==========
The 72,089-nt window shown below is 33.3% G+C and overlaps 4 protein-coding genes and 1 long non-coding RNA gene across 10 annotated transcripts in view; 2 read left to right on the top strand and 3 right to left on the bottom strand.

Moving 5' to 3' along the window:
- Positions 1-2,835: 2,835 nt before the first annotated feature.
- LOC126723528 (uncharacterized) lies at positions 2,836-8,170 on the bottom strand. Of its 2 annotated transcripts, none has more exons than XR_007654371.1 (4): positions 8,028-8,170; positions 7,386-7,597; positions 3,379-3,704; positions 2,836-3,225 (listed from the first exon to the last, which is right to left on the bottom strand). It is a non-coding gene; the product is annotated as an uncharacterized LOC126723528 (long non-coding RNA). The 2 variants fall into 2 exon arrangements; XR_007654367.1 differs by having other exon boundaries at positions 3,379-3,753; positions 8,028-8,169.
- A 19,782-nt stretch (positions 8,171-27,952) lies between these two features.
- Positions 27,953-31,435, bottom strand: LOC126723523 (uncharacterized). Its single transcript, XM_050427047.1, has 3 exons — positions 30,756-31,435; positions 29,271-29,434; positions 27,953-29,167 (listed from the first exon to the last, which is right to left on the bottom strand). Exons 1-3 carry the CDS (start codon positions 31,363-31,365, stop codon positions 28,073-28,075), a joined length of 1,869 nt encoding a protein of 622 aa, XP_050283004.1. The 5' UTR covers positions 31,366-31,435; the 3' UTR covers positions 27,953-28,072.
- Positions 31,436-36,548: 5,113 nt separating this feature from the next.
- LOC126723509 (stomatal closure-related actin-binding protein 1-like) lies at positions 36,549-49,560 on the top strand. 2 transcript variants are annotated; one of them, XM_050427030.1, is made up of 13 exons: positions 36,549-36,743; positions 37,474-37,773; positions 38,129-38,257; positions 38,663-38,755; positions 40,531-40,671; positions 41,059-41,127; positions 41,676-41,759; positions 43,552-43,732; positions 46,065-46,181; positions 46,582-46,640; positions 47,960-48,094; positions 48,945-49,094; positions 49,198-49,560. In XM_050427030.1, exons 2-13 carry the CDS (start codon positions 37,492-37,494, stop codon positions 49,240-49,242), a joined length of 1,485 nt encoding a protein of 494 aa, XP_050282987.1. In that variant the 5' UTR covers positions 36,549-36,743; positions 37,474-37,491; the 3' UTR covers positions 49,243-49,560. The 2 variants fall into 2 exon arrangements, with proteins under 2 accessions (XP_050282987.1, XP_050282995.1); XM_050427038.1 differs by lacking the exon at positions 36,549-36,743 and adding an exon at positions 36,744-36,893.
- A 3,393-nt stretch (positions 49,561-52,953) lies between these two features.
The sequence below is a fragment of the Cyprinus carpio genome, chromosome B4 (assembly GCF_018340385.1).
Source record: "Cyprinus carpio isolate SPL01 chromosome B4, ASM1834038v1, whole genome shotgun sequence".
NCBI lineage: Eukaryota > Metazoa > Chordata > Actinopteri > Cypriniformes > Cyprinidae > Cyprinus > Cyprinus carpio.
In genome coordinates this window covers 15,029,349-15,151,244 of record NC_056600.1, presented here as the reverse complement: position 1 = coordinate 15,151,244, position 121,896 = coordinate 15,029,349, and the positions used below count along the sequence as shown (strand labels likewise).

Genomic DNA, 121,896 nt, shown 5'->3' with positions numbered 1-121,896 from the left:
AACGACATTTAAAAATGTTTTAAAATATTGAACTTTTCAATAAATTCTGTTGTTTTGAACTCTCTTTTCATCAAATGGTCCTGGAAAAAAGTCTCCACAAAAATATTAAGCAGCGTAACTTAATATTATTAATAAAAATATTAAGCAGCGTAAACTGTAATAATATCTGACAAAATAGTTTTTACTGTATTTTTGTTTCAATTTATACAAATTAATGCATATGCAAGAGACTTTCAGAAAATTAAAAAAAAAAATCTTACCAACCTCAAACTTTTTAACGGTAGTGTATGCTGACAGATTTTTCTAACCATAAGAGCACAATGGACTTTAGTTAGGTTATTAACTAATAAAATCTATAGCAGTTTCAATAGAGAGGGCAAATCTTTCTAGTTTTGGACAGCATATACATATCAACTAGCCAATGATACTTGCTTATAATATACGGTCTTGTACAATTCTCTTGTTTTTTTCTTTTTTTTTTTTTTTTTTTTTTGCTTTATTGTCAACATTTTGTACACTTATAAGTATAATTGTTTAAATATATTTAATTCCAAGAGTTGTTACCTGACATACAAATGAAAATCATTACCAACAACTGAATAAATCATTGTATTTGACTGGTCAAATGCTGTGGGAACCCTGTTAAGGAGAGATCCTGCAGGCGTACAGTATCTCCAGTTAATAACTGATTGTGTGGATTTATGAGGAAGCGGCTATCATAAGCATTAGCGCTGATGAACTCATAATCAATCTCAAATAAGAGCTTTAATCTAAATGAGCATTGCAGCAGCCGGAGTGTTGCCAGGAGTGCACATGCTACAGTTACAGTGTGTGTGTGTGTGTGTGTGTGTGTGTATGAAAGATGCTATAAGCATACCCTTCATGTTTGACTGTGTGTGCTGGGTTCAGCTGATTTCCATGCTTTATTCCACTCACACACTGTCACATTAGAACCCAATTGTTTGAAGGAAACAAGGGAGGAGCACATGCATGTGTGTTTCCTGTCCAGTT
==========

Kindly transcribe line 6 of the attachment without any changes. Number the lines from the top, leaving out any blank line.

- Positions 27,953-31,435, bottom strand: LOC126723523 (uncharacterized). Its single transcript, XM_050427047.1, has 3 exons — positions 30,756-31,435; positions 29,271-29,434; positions 27,953-29,167 (listed from the first exon to the last, which is right to left on the bottom strand). Exons 1-3 carry the CDS (start codon positions 31,363-31,365, stop codon positions 28,073-28,075), a joined length of 1,869 nt encoding a protein of 622 aa, XP_050283004.1. The 5' UTR covers positions 31,366-31,435; the 3' UTR covers positions 27,953-28,072.